Scratching my itch

It’s been a while since I wrote some code to scratch purely my own itch. Most of my time is spent writing code to scratch my employer’s itches, and occasionally I get to write little programs that scratch small itches I get while writing code for my employer — things like extensions to git-p4 that allow me to pull information from a git repository and use it to generate merge commands for Perforce, so I don’t have to figure out which commits/changes I want to merge.

I know; nothing someone else would be interested in.

But I’ve had an itch for a little while that someone else might be interested in. I listen to the NPR Hourly News Summary via my podcast app on my Nexus 6. The web page might list a bunch of back episodes, but the RSS feed only publishes the most recent summary. But I want to listen to SOME older episodes, just not all of them. What I had been doing was having my podcast app keep every episode and then mark the ones I wasn’t interested in as done, but that was tedious, especially considering I only wanted to listen to four or five of the 24 episodes published each day.

So I thought about what I wanted. I wanted a program that would fetch the RSS feed every hour and check to see if the currently published episode was one of the ones I wanted, and, if it was, store it in a database and then spit out a new RSS feed with the last N episodes I’d stored in the database. I realized I didn’t need to actually fetch the episodes themselves, because NPR doesn’t remove the episodes after they disappear from the RSS feed (as evidenced by the web page with multiple episodes). I also realized I didn’t need to generate this new RSS feed dynamically: NPR’s feed only gets updated once an hour, so I only needed to generate my feed once NPR’s feed was updated, and, since I wasn’t generating the feed every time my podcast app asked for it, I could generate the feed on my desktop computer and then copy the XML file up to my web server (since my desktop has way more computing power than my web server).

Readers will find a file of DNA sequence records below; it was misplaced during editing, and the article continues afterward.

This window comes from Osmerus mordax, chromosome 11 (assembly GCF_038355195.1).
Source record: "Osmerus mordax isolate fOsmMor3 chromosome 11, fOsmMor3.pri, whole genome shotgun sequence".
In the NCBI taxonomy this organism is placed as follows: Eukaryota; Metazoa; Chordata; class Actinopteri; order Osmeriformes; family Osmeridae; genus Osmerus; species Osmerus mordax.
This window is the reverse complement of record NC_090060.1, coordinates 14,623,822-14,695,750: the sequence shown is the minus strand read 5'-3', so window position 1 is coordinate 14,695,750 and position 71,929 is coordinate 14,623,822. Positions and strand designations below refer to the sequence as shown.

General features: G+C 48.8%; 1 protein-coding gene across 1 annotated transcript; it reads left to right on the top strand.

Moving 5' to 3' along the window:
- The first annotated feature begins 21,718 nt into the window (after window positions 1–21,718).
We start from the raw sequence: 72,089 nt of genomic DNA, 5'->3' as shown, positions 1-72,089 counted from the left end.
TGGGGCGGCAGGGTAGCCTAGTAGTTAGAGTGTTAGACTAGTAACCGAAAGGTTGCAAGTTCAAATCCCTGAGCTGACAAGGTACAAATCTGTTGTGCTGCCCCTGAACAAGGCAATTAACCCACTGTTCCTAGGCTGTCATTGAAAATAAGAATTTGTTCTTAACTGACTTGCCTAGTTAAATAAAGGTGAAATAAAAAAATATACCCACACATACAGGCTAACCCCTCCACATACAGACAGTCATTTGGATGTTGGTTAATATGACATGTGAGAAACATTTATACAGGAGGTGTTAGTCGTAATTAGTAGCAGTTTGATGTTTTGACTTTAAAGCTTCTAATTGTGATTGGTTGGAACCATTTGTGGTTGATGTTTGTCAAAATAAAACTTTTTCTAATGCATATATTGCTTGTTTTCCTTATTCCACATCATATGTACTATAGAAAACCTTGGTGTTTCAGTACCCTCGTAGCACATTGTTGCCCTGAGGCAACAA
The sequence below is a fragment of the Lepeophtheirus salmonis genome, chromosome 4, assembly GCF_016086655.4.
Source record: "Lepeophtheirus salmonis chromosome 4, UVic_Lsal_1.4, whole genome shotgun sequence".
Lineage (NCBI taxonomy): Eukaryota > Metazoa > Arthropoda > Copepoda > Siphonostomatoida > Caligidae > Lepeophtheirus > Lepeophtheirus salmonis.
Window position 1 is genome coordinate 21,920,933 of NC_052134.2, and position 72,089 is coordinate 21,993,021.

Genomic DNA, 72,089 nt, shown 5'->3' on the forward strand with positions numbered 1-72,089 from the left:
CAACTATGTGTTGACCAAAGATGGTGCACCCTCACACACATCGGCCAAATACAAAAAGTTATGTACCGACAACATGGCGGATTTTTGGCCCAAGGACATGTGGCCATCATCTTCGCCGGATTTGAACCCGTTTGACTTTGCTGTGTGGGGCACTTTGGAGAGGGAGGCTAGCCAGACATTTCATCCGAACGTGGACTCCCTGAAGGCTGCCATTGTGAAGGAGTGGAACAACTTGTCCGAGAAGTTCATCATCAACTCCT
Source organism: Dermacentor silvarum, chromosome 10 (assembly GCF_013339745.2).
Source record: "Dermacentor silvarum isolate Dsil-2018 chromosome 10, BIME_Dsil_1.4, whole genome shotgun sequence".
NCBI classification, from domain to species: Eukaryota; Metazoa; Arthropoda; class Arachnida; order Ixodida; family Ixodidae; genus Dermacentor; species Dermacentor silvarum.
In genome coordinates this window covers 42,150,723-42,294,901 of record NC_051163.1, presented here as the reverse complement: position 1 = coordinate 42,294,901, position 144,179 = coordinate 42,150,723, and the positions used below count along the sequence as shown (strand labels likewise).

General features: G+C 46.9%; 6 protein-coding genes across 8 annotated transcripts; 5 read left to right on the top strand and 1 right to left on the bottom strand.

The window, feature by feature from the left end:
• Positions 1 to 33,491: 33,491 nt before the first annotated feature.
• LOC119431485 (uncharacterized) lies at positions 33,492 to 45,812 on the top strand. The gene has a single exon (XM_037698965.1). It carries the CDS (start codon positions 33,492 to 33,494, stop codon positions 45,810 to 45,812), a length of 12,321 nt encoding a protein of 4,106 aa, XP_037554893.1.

And, of course, I wanted to use perl, because that’s my favorite programming language.